Saturday, November 25, 2006

Who’ve Have Thunk It ?

The BBC(!) has an interesting article on one of the first examples of Liberal social policy:

Q Camp was a utopian experiment which tried to get troubled boys to operate a self-governing community in the middle of the countryside...

Staff and boys lived in the most primitive conditions, in ramshackle wooden huts without windows or sanitation. A Probation Service inspector described the camp as "dirty and dismal" in one report. She said the sleeping huts filled her with "horror" and the beds "looked grimy".

Work was shared, but the youngsters weren't compelled to lift a finger. A camp council of staff and boys imposed what little discipline there was. There was also a school but attendance was voluntary and the school hut was set on fire on several occasions.

It was Mr Barron's belief that the young boys should not be told what to do. Smashed windows remained unfixed and obscenities were left daubed on walls because he believed it was better to leave the jobs until the boys responsible agreed to do them. They rarely did.
But the sting is in the tail:

So was it a failure? The Q Camp probably only got away with it for so long because in the middle of a war, and a manpower shortage, the authorities were glad to find anyone prepared to take on difficult children.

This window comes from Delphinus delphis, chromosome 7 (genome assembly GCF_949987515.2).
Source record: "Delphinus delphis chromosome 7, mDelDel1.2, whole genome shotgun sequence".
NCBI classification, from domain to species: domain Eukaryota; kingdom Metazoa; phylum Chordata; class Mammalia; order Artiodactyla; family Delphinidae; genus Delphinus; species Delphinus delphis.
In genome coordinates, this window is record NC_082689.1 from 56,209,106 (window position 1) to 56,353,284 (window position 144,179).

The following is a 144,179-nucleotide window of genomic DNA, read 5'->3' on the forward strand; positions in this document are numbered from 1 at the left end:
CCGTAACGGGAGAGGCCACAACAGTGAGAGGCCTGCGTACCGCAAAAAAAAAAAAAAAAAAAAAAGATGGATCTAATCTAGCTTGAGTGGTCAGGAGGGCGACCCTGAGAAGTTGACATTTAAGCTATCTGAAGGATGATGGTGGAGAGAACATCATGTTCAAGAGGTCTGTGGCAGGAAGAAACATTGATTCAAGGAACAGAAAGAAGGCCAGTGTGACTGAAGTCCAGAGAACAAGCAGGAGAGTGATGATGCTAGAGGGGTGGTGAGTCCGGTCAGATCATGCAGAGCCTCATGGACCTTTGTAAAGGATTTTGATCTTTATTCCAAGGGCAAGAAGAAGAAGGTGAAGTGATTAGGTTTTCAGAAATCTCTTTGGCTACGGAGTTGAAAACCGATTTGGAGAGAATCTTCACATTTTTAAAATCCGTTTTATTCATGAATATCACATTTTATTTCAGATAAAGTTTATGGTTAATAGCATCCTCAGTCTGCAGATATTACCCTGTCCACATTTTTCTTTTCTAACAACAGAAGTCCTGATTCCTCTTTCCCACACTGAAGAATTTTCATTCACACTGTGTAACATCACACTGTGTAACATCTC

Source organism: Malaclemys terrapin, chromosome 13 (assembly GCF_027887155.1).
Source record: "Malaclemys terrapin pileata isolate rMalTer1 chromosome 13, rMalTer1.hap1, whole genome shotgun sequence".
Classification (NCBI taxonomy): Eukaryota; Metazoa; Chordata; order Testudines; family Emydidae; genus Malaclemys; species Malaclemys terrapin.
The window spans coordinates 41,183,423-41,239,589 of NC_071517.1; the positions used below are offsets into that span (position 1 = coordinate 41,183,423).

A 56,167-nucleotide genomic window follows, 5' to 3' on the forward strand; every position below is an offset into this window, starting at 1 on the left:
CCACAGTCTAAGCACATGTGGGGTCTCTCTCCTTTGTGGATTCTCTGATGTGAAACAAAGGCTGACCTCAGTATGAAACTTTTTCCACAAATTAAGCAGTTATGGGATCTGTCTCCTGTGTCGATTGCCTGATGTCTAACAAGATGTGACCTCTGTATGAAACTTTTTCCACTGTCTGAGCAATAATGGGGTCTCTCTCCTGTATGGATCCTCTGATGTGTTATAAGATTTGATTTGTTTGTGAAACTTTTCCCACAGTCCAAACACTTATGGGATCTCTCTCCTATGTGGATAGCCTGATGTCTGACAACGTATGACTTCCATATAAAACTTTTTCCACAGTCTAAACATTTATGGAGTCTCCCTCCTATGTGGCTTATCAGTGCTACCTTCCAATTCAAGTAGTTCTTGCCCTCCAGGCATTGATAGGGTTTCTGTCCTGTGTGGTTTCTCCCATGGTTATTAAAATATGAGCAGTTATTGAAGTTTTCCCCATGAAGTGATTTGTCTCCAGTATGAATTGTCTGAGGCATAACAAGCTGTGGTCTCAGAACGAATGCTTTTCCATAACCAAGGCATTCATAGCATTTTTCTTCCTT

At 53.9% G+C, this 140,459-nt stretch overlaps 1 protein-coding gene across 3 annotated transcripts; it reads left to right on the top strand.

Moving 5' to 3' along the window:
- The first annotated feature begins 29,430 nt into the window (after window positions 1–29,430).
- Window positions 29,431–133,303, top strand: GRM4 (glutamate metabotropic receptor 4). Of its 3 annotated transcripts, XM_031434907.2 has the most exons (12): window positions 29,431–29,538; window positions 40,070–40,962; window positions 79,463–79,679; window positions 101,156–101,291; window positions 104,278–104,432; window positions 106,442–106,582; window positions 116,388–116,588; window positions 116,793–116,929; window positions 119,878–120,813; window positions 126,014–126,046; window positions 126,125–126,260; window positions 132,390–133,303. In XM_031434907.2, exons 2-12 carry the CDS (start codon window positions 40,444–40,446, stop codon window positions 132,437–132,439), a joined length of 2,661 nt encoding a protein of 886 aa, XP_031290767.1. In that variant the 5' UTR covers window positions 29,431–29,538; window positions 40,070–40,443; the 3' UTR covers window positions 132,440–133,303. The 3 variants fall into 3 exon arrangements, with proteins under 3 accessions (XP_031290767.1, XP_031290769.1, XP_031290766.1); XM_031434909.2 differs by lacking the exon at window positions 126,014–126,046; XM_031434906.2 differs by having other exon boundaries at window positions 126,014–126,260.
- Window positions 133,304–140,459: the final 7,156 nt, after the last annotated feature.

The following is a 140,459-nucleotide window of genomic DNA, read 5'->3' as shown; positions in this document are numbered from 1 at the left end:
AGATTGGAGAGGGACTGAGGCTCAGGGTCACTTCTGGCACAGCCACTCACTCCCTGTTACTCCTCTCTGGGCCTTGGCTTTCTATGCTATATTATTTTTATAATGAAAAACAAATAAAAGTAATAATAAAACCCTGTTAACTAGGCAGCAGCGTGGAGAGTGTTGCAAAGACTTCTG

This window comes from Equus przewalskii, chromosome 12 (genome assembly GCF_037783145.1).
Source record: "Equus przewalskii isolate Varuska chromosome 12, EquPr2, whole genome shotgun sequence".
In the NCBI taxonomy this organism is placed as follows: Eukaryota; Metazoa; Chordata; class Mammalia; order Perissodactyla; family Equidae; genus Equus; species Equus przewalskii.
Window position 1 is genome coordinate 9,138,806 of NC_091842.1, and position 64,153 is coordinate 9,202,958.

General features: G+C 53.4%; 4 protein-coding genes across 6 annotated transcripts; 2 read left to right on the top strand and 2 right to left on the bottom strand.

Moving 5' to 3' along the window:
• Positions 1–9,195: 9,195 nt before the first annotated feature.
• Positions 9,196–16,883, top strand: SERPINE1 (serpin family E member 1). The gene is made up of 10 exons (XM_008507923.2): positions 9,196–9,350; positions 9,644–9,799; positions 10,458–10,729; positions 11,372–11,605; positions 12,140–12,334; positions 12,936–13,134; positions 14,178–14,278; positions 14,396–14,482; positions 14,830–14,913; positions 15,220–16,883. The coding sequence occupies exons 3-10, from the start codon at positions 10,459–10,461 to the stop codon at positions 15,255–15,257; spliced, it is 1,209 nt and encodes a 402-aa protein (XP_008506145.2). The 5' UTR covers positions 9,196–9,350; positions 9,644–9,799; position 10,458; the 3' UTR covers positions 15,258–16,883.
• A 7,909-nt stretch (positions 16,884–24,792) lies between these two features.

But in its determination to move away from the authoritarian model of the approved schools, it anticipated many of the ideas on residential childcare that became common in later decades.

Many of those involved went on to become senior and influential in their field.
As if we ever doubted it.

It takes more than complete failure to derail Loony Left ideas. That’s why we get reports like this from modern Britain:

A much stricter behaviour code was introduced that bought radical changes, says Mrs Edwards, whose educational background centres on inclusions and special needs.

"It's very much about back to basics and zero tolerance, bringing back rules and clear boundaries, rewards and consequences that are consistently carried out," she says.
Really ? Having structure and standards improves a school ?

Seriously, whatever will the Left think of next ? Does anyone who isn’t a) an educrat, or b) David Cameron ever not think that maintenance of good order was a basic requirement for successful education ?

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